To see how India’s women are becoming a powerful political force ahead of next month’s election, look no further than Neelam Kumari and her bright yellow van.
The 35-year-old living in one of India’s poorest states bought the vehicle with a Rs 600,000 ($8,400) loan from a government program, allowing her to earn Rs 14,000 a month ferrying children to a nearby school. She gives the credit—and plans to give her vote—to Prime Minister Narendra Modi.
“My son and the other kids in our village wouldn’t have gone to an English school if not for this loan,” Kumari said from her dusty village in Bihar, a state that is crucial to Modi’s bid to win another five-year term. Five other women in nearby villages now own vans like hers, and they also back Modi.
Kumari is among 56.3 million rural women—equivalent to the population of Italy—who have received small loans worth about $27 billion since Modi took office in 2014. They could help swing the next election in May: Female voters are becoming an increasingly potent constituency in a nation where crimes against them regularly stir global outrage.
A record 65.3 per cent of India’s 260 million women voters cast a ballot in the 2014 polls that swept Modi to the biggest parliamentary majority in three decades. In most states, female turnout has surpassed males in recent ballots. And that is now starting to produce real change: Modi’s government has raised expenditure on sanitation and education for girls, provided safer cooking fuels and instituted the death penalty for rapists.
“In 2019, Modi sees women as an important demographic that can help power the party’s reelection,” said Milan Vaishnav, South Asia director at the Carnegie Endowment for International Peace. “The BJP believes that women will reward the party for their welfare delivery schemes.”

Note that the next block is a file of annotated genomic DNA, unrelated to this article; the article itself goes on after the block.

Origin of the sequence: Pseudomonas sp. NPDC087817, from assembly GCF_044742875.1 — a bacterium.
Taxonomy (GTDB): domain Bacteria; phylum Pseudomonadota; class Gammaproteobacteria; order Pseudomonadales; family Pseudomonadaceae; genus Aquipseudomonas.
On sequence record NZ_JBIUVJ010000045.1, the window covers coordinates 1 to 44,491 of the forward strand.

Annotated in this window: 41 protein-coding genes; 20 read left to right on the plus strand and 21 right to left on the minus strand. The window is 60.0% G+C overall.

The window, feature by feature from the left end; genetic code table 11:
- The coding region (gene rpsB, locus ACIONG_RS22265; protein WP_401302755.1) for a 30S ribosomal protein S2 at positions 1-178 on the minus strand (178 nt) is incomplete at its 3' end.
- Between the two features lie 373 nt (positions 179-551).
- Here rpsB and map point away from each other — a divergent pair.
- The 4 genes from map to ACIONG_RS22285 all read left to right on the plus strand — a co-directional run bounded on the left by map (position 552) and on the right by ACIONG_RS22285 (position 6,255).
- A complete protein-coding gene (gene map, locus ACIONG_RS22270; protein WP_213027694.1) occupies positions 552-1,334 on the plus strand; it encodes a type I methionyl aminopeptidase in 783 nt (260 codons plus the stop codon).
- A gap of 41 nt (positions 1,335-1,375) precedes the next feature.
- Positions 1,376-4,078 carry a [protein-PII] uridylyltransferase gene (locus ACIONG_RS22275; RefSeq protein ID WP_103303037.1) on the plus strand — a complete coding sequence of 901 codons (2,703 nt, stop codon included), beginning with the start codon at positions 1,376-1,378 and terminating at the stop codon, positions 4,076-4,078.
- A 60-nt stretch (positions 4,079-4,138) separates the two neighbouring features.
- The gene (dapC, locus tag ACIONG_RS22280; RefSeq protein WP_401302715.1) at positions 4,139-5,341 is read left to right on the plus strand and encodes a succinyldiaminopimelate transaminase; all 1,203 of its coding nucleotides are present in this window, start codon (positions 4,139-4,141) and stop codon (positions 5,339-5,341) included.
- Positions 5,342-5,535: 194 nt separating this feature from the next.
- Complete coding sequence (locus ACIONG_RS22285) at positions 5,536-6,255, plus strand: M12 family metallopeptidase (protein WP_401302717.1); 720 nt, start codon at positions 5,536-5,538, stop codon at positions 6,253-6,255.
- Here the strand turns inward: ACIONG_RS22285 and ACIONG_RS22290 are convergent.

The loan program is called Aajeevika (it translates to livelihood), and it was started in the 1990s as a local poverty alleviation program for women’s groups in the southern state of Andhra Pradesh. It was adopted country-wide in 2011 under the Congress-led government that Modi ousted three years later.
Once in power, Modi expanded Aajeevika to 622 of India’s 640 districts and increased annual outlays by about three times. The federal government makes funds available and local governments oversee implementation—a task made relatively easier with Modi’s Bharatiya Janata Party and allies ruling 16 of India’s 28 states.
It works like this: Women save as little as Rs 10 (14 cents) to create a corpus before receiving a state grant. They then open bank accounts based on this savings and credit history. This allows them to apply for low-interest loans and grants to fund small businesses. Bad loans in the program are at a mere 2.6 per cent compared to 10.8 per cent in corporate bad loans.
Kumari’s home of Bihar has more participants in the program than anywhere else in India. And women in the state have shown Modi and other politicians just how women’s collectives could bring political gains.